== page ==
WASHINGTON – The January 2019 numbers reported by the US Meat Export Federation (USMEF) showed beef exports continuing to stay high, but pork value is still trying to find its footing with the ongoing retaliatory tariffs with Mexico, China and Japan.
Pork exports were down 1 percent year-over-year in January to 201,835 metric tons (mt), with value dropping 9 percent to $494.1 million. Pork export value averaged $44.75 per head of fed slaughter, down 12 percent year-over-year. The USMEF report said the pork exports accounted for 23.6 percent of total January production, down from 24.7 percent in 2018. For muscle cuts only the data showed 20.3 percent, down from 21.5 percent.
“Trade barriers in these large, mainstay markets are very unsettling for major customers of US pork and are hurting the entire US supply chain, so it is essential that they are addressed in a timely manner,” said USMEF President and CEO Dan Halstrom. “On a positive note, the US industry’s longstanding efforts to expand and diversify international destinations for US pork have never been more important, and it is gratifying to see impressive growth in many of our emerging and developing markets.”
Meanwhile, exports of US beef dropped slightly by 1 percent to 104,766 mt compared with a year ago, USMEF reported. However, value still increased to 3 percent and $642.3 million. Beef export value remained strong at $284.86 per head of fed slaughter. Even with the strong results it was down 3 percent from 2018.
January exports accounted for 12.2 percent of total beef production and 9.7 percent of muscle cuts only, which were both down from 12.4 and 10.1 percent respectively year-over-year.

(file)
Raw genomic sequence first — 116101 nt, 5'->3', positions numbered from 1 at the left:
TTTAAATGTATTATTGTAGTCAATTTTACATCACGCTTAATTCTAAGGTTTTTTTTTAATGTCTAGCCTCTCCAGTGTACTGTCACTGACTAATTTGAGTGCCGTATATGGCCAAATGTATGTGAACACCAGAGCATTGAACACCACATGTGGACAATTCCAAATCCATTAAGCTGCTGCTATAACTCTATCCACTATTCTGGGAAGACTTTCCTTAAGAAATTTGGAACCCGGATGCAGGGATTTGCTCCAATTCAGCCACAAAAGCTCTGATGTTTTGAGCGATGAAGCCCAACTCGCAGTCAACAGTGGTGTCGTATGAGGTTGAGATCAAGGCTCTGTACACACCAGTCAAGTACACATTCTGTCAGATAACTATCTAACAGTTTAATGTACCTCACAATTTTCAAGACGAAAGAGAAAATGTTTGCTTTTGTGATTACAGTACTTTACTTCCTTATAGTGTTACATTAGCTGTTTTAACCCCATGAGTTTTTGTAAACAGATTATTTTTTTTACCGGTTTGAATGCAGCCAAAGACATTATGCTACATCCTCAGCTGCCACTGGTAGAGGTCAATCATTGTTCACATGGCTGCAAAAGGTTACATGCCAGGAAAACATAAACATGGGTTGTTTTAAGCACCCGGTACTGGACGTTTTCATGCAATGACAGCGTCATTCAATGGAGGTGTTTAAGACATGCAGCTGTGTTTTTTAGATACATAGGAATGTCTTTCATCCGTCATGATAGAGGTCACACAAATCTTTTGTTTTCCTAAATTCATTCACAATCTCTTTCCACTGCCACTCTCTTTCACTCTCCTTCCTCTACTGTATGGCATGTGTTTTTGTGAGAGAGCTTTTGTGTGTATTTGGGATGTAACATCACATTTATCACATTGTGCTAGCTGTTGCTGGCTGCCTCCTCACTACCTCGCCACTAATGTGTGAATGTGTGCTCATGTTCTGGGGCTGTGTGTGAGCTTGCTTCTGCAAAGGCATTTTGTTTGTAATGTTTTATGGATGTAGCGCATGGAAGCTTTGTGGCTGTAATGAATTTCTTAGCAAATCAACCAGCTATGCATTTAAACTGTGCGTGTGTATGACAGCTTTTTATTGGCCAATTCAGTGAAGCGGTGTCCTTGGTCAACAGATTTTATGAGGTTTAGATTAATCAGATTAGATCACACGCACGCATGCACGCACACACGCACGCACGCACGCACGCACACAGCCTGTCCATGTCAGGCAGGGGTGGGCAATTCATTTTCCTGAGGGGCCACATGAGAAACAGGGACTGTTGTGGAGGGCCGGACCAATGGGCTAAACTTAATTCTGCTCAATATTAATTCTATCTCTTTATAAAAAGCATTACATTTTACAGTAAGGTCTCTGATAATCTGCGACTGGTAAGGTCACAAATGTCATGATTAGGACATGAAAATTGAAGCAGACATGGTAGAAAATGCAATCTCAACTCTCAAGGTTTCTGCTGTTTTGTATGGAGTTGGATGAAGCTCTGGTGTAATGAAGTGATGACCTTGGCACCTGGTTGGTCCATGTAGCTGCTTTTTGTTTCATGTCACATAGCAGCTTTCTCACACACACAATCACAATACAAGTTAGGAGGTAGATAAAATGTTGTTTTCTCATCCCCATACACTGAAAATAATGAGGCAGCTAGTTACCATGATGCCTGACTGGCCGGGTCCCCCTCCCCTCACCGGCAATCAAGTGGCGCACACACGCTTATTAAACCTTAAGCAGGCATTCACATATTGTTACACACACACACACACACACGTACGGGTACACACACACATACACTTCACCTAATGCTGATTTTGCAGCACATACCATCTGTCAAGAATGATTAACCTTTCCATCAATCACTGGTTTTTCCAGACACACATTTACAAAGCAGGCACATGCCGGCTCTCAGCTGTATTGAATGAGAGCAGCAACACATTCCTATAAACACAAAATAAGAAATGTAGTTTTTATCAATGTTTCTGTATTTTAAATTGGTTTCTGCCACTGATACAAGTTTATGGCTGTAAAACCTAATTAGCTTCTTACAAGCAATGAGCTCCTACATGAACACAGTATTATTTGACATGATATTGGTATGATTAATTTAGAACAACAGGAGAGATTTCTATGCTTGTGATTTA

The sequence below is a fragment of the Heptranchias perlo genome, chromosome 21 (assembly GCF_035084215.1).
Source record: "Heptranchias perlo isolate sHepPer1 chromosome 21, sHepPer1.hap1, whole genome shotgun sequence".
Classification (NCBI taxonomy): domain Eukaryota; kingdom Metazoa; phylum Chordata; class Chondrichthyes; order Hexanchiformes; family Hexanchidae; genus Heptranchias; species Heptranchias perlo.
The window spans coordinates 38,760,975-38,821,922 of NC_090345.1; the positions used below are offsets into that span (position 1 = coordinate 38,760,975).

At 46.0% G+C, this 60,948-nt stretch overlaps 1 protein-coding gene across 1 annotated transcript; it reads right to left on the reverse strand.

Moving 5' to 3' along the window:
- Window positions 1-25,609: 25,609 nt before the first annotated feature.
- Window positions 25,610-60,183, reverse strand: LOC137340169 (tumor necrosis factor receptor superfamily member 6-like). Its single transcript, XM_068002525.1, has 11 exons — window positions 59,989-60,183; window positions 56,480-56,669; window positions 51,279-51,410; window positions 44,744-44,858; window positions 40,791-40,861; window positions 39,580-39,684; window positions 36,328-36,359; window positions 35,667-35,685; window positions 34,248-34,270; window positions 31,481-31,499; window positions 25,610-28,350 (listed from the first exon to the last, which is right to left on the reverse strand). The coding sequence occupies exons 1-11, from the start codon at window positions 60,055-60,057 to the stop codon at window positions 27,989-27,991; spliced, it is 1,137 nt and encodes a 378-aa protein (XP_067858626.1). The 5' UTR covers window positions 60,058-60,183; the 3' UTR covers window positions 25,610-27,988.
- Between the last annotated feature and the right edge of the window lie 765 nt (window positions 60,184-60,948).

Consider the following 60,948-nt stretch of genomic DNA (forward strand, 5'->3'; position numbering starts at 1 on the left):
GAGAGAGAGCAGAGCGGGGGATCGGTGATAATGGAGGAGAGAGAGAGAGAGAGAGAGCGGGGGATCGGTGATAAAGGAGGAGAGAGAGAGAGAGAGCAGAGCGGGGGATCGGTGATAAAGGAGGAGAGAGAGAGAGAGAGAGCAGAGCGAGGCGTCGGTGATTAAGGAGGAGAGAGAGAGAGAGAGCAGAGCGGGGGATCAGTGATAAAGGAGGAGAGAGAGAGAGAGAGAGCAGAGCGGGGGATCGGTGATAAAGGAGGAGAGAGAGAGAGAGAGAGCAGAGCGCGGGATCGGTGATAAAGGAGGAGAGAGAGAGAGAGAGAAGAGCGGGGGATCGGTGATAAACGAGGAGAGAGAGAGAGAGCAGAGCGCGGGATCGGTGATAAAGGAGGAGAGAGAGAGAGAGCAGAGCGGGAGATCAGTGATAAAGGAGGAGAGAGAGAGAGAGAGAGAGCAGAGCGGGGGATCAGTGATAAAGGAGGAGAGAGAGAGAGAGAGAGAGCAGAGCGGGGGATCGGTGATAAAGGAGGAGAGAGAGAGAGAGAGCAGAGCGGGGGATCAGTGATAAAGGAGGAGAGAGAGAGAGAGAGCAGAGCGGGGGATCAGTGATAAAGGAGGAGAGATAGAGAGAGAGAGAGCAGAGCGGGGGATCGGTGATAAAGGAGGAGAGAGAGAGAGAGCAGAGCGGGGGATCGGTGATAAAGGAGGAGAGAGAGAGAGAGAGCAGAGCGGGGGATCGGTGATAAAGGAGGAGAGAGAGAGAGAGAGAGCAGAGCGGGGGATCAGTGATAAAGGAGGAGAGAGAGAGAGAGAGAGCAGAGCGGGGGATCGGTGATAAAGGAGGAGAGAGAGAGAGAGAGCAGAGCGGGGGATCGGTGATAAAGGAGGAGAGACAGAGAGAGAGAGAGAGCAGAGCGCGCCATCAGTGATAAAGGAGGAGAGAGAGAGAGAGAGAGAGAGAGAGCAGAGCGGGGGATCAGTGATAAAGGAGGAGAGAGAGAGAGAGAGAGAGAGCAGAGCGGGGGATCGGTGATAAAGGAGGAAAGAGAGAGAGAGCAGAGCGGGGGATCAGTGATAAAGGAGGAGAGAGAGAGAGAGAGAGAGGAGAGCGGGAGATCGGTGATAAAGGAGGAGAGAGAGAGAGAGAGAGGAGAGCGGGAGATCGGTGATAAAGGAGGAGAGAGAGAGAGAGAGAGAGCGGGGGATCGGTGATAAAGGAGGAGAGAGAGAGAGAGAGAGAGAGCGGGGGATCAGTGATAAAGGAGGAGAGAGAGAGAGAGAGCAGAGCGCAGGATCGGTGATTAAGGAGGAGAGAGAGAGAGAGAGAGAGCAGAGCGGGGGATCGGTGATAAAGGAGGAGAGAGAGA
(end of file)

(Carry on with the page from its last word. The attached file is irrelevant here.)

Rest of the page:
Variety meats reported strong starts to the year with beef meat exports totaling 26,630 mt in January, which is up 7 percent from 2018 and valued at $81.8 million (up 19 percent).
For pork variety meat exports, the USMEF said numbers increased 5 percent from 2018 to 41,143 mt led by increases in Mexico, Japan, Central and South America and Taiwan. However, value still remained down 11 percent to $81 million because of China, the leading market for US pork variety meat remaining subject to the country’s 50 percent retaliatory measures.
Beef exports to leading market Japan totaled 25,925 mt in January, up 8 percent from a year ago. It was also a 12 percent increase in value to $167 million. January was the first full month in which competitors of US beef received tariff relief in Japan under the Comprehensive and Progressive Agreement for Trans-Pacific Partnership (CPTPP). The import duty rate also dropped from 38.5 to 27.5 percent on Dec. 30, 2018. This gap will widen further on April 1, when the rate for CPTPP countries drops to 26.6 percent.
“It’s great to see Japan’s demand for US beef increase in January despite these tariff rate changes for our major competitors,” Halstrom said. “But this disadvantage will become more and more pronounced over time, so negotiations toward a US-Japan trade agreement cannot come soon enough. The playing field needs to be leveled as quickly as possible so that the US industry can continue to capitalize on booming meat demand in Japan.”
Exports of US lamb in January climbed 87 percent to 1,384 mt from the same time in 2018. Export value also increased 45 percent to $2.14 million. For muscle cuts only, exports climbed 94 percent from a year ago in volume to 244 mt and value went up 49 percent to $1.17 million.